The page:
Whether you watch hockey or not, you’ve probably heard the name Sidney Crosby and you probably know it belongs to the NHL’s poster child. Sidney Crosby is just about as good as it gets when it comes to hockey players these days. He’s been considered by many to be the next Wayne Gretzky and for the last eight years he has gotten as close to meeting to those expectations as anyone could when compared to “The Great One”. It’s no wonder that Team Canada selected the hero of the 2010 Games to be their captain at this year’s Olympics.
Crosby’s goal is to lead Team Canada to back to back Gold Medals, something that has not been accomplished in the Olympics since Russia captured the Gold in 1984 and 1988. “Sid the Kid” is used to coming through in the clutch. He emerged as a top notch prospect at 15 when he skated for Shattuck-St. Mary’s in Fairbault, Minnesota. In one season alone, Crosby scored 72 goals and led the school to a U18 AAA national championship. From there on, he only got better.
The 26-year old was drafted first overall by the Pittsburgh Penguins in 2005 and quickly became the face of the franchise. In his first six seasons in the NHL, Crosby won the Stanley Cup (2009), the Hart Trophy for league MVP, the Art Ross Trophy for points leader (first teenager since Gretzky in 1980), and twice garnered the Ted Lindsay Award for most outstanding player as voted on by the players’ association. He also captured the Rocket Richard and Mark Messier Leadership Award in 2010. If not for a concussion that affected parts of two seasons and the strike shortened 2012-2013 campaign, Crosby career numbers would be even greater. (266 goals, 477 assists in 528 games.)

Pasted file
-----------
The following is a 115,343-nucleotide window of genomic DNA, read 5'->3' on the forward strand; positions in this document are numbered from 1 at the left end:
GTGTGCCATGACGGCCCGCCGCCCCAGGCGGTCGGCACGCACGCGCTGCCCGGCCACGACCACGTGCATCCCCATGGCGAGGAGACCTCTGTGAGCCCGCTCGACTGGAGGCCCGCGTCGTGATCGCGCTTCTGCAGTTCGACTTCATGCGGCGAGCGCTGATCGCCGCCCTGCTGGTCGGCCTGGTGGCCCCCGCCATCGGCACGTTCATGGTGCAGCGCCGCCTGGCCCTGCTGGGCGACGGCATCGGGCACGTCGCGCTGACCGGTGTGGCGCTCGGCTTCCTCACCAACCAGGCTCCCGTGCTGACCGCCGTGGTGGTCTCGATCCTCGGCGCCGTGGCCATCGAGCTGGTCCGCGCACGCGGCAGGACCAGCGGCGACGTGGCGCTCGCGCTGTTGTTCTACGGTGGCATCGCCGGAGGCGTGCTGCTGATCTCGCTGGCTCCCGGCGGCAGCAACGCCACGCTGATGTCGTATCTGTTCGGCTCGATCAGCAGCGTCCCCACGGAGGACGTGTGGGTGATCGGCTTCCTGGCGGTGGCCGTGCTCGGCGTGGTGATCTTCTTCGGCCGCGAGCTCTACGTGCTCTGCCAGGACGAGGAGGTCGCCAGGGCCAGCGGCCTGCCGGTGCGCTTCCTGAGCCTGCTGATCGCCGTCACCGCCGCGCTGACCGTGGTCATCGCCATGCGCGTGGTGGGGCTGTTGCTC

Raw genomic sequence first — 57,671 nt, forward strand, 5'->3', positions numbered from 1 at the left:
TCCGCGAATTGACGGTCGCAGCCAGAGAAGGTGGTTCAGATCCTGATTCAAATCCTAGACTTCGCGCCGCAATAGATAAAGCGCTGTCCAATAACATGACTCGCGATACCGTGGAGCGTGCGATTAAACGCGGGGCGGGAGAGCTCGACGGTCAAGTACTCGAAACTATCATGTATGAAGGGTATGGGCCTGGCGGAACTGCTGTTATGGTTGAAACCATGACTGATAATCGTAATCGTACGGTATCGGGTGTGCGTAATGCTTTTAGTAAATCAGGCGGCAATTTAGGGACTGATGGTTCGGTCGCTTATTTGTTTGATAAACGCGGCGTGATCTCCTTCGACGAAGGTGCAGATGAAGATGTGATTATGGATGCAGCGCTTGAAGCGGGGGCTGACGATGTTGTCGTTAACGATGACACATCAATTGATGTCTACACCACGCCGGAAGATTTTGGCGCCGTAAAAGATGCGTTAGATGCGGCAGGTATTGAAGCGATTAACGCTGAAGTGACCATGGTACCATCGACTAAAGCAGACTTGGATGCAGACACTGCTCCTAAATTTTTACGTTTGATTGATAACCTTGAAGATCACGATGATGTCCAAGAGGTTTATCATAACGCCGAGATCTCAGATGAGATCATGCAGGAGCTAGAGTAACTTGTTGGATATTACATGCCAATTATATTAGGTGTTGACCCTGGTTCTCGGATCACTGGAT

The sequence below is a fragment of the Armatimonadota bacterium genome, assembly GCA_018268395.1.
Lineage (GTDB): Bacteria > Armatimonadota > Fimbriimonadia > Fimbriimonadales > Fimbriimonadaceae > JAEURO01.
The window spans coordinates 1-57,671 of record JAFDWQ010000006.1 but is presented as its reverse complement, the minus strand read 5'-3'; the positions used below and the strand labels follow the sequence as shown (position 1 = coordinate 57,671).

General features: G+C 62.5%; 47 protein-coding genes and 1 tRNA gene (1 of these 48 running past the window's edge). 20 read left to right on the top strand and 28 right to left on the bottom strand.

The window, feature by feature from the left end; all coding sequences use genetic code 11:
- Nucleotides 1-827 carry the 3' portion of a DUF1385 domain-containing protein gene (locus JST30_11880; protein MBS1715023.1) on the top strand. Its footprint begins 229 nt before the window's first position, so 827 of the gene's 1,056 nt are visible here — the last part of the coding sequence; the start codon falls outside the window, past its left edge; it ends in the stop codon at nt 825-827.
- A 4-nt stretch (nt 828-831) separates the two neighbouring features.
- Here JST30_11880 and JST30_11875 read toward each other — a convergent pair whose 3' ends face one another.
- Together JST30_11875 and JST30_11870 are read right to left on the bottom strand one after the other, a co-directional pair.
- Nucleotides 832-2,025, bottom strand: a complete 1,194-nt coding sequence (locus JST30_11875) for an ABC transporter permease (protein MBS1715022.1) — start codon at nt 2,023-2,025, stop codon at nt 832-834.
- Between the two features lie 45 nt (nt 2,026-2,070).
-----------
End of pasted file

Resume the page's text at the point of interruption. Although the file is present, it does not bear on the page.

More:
Crosby is no stranger to winning medals in international competition either. He won gold and silver in 2004 representing Canada at the World Junior Championships.1 To say the least, at twenty two years old, Sidney Crosby was already an extremely accomplished hockey player.
Outside of winning the Stanley Cup, Crosby’s finest moment was, arguably, the goal he scored goal in overtime of the 2010 Olympic Gold Medal game vs. the US. With Vancouver, British Columbia playing host to the international contest, there was extra pressure on Team Canada to succeed. Team USA’s Zach Parise sent the game to OT with a late third period goal, but Crosby beat goalie Ryan Miller seven minutes and 40 seconds into the extra session to set off a wild countrywide celebration.3
After being held pointless in the semi- and quarterfinal rounds Crosby, an assistant captain in his first Olympic appearance, scored four goals against Switzerland, Germany, and Team USA. His “Golden Goal” brought the Gold medal back to Canada for the first time since 2004.2 For most of Canada, the goal was almost too good to be true. For Sidney Crosby, it was just another goal. The always-humble Crosby later commented that “I don’t think about it that much.”4
After his performance in 2010, hockey fans around the world are watching closely to see what Captain Crosby has in store for Sochi in 2014. There’s no doubt that he’ll have an impact as the leader of the Canadian hockey squad; it’s only a matter of how memorable he’ll make the games for his home country and hockey team.